Nancy (born about 1826)

John (born about 1828) – my 2 x great grandfather

Thomas (born about 1831)

Alexander (born about 1834)

Francis (born about 1837)

Lawrence (born about 1840)

William is working as a “cotton spinner”.

So far I haven’t been able to locate a marriage record for William and Ellen – so this is an unresolved issue to be dealt with.

Ten years later in the 1851 census William and Ellen can be found at an address called “Old Duke” in the parish of Whalley, which is part of Burnley.  Living with them are their children from the 1841 census Thomas, Alexander and Francis plus Norena aged 12.  This suggests that if Norena’s age is accurate she must have been somewhere else when the 1841 census was taken.  So far I haven’t been able to locate her.

All the children have “Addingham, Yorkshire” recorded as their place of birth in the census.  So at the moment I am not clear exactly when the family made the move across the Pennines from Yorkshire to Lancashire.

The 1851 census also shows three other families living at “Old Duke”.  This includes Peter Haworth, his wife Nancy and their three children.  This is William’s daughter and her family.  A total of 24 people are living at “Old Duke”.

I have tried a Google search for the address / premises and have come up with the abandoned public house shown in the photograph – perhaps they were all living here – it is certainly in the right area.   

The census entry immediately before that for Peter Haworth and Nancy is for John Stowell and his wife Ann.  This is William’s son who was clearly near by – probably next door.

The other child Lawrence seems to have disappeared.  A quick check of the census and death records have drawn a blank – so another loose end to be followed up when I have time.

Moving on another ten years to 1861 we see William as a widower.  His wife Ellen had died sometime in Q1 of 1861 and was buried on 11th January at Briercliffe Church in Burnley.

William is living with his grandson Sandy Haworth at 51 & 53 Anne Street, Burnley.  His occupation is described as “grocer and beer seller”.  The address no longer exists so I don’t know what sort of property it is – but perhaps two houses together suggests it might be a residence and shop premises.

William didn’t survive to the next census – he died sometime in Q4 1870.  Information I found on the Briercliffe Society website suggests that when William died he was living in the Burnley Workshouse and was buried on 18th October 1870 at Briercliffe Church.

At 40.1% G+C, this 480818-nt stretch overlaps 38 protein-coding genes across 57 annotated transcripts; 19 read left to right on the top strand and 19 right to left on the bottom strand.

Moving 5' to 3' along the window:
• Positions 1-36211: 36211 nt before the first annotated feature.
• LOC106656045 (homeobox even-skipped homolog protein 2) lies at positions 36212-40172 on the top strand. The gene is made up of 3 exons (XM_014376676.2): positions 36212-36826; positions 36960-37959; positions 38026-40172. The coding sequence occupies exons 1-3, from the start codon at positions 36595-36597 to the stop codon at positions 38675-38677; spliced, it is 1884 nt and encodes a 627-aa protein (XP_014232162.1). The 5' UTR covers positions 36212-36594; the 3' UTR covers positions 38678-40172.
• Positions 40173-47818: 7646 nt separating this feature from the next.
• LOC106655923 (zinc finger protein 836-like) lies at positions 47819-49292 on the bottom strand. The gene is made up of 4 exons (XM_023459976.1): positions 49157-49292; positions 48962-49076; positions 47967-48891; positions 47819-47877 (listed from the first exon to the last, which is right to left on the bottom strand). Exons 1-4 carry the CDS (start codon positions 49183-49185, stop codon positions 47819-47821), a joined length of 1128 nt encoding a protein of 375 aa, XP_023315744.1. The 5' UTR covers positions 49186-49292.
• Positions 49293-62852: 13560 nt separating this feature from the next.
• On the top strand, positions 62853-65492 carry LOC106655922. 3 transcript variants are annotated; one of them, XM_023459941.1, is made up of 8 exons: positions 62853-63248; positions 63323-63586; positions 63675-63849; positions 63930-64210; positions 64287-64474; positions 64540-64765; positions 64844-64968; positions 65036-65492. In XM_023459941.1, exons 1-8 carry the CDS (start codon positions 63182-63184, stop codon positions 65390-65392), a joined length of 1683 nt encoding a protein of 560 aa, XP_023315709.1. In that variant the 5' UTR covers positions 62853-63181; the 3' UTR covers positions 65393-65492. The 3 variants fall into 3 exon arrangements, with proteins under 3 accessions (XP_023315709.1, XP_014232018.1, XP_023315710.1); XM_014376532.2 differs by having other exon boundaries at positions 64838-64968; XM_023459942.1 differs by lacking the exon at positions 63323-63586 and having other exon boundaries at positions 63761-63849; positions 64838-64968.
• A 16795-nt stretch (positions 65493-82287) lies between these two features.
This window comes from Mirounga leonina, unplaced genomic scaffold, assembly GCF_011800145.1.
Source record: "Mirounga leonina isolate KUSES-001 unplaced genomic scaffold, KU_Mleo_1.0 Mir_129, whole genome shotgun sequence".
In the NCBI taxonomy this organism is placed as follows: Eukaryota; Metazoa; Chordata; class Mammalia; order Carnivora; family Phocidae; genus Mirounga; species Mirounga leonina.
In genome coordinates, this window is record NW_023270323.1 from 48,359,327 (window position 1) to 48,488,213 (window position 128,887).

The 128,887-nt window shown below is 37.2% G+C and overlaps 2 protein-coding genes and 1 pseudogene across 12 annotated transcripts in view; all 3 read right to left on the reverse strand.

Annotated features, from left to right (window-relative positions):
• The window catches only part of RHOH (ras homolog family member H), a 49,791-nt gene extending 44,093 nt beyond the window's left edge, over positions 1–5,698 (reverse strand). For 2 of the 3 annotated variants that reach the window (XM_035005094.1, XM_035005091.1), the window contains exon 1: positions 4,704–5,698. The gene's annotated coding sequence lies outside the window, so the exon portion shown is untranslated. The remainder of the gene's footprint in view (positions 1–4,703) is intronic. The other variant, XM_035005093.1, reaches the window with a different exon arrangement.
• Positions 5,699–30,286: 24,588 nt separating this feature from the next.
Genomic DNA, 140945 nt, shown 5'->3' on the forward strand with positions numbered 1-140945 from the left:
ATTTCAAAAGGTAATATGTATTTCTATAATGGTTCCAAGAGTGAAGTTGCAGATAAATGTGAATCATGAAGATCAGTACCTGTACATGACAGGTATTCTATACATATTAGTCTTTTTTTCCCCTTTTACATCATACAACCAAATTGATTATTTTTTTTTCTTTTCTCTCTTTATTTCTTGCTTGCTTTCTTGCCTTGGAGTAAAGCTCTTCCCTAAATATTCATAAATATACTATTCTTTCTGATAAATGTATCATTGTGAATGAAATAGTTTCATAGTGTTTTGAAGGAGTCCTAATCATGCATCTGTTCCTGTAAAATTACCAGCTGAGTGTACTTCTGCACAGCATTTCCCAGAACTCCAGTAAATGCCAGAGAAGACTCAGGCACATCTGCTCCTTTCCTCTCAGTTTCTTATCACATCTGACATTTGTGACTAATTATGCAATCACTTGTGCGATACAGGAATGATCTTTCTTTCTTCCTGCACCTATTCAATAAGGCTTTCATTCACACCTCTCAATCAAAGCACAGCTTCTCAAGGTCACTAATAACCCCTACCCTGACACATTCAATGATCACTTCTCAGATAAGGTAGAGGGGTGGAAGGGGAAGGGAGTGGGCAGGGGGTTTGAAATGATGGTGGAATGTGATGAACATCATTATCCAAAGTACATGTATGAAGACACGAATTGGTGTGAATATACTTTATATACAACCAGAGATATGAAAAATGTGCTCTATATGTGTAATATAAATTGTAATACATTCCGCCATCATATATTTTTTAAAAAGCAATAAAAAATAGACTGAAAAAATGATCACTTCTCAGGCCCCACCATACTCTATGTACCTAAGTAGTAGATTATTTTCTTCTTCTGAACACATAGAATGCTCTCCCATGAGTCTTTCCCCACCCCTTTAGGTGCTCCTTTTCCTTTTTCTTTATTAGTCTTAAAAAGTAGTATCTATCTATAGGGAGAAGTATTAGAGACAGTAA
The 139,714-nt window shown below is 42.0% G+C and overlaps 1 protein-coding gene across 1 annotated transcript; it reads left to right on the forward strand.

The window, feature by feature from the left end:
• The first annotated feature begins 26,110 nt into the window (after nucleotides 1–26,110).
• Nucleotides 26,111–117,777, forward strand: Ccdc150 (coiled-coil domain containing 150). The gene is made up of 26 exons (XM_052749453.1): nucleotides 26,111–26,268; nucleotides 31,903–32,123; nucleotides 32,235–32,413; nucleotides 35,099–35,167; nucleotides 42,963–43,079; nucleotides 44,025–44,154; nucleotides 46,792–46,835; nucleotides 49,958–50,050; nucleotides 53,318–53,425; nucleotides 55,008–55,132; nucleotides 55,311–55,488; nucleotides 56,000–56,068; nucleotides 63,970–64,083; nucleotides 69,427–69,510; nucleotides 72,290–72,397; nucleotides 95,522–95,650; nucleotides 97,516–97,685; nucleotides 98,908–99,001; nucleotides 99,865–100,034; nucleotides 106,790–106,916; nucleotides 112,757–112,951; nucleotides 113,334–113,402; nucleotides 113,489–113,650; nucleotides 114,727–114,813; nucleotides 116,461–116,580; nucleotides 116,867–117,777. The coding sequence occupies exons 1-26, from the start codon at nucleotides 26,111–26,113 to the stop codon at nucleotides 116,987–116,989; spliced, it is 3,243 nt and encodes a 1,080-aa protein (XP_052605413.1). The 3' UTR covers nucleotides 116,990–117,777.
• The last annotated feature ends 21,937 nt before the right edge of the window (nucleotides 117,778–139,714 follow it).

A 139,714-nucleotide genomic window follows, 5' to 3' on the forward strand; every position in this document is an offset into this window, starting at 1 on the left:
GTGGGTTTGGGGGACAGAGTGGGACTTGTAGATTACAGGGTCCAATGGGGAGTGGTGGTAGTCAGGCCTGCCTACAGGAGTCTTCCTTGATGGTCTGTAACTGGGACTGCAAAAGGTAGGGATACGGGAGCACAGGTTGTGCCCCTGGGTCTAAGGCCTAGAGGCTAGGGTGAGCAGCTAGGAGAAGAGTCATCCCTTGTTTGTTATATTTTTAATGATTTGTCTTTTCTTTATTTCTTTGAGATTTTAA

Ancestor Profile – James Buckley (1838-1896)

James Buckley is my 2 x greatgrandfather.  He was born on 23 April 1838 in Keighley, West Yorkshire.

In the 1841 and 1851 census returns James is living with his parents, Thomas Buckley and Henrietta Buckley (nee Mason) at an address in Fleece Street, Keighley.

James married Sarah Tattersall three days after his 19th birthday on 26 April 1857 at the Parish Church of Bingley.

Bingley Parish Church

By 1861 James and Sarah are living at an address in Green Street, Keighley.  I don’t know  the house number but Green Street is a small unmade road consisting of terrace houses.  James is shown as a “mechanic” in the census return that year and Sarah is described as a “house wife”.

Ten years later in 1871 James and Sarah have moved to Wellington Street, Keighley.  James is still working as a “mechanic” and they have had five children:-

Joseph (1858-1861)

Elizabeth – born 1858

Emma – born 1863 (my greatgrandmother)

Prince – born 1865

Samuel – born 1869

By the time of the next census in 1881 Sarah had died and James had remarried.

I haven’t got Sarah’s death certificate so I don’t know the cause of death but she died at the age of 46 on 24 January 1880.

Later the same year James married Ellen Spedding on 30 October.  They had one daughter, Annie, born in 1882.

On the 1881 census James and Ellen are living at 5 Smith Street, Keighley together with James’s four surviving children from his marriage to Sarah and with William Spedding (84) who is Ellen’s father.

James has had a career change and his occupation is described as “iron fitter”.  Three of his children, Elizabeth, Emma and Prince are working in one or more of the local textile mills.  His father-in-law also worked in the textile mills and is a retired warpdresser.

At some point in the next ten years James had another career change and in the 1891 census he is “landlord and licensed victualler” of the White Bear Inn at Steeton with Eastburn – about three miles outside of Keighley.

I used to have a photograph of James and his family sitting outside the inn but I can’t find it anymore.  The inn has had a recent name change is now called The Eastburn Inn.

Coincidentally in the 1891 census James’s brother Mason was also a licensee at The New Inn, Cononley, about five miles from Steeton with Eastburn.

James died sometime in Q4 of 1896.  I haven’t got a death certificate yet so have no information as to the cause of death.

I have found Ellen Buckley (widow) in the 1901 and 1911 census returns living with her daughter Annie at 1 Thomas Street, Keighley.  Ellen is working as a charwoman in 1901 and Annie’s occupation on both returns is “milliner”.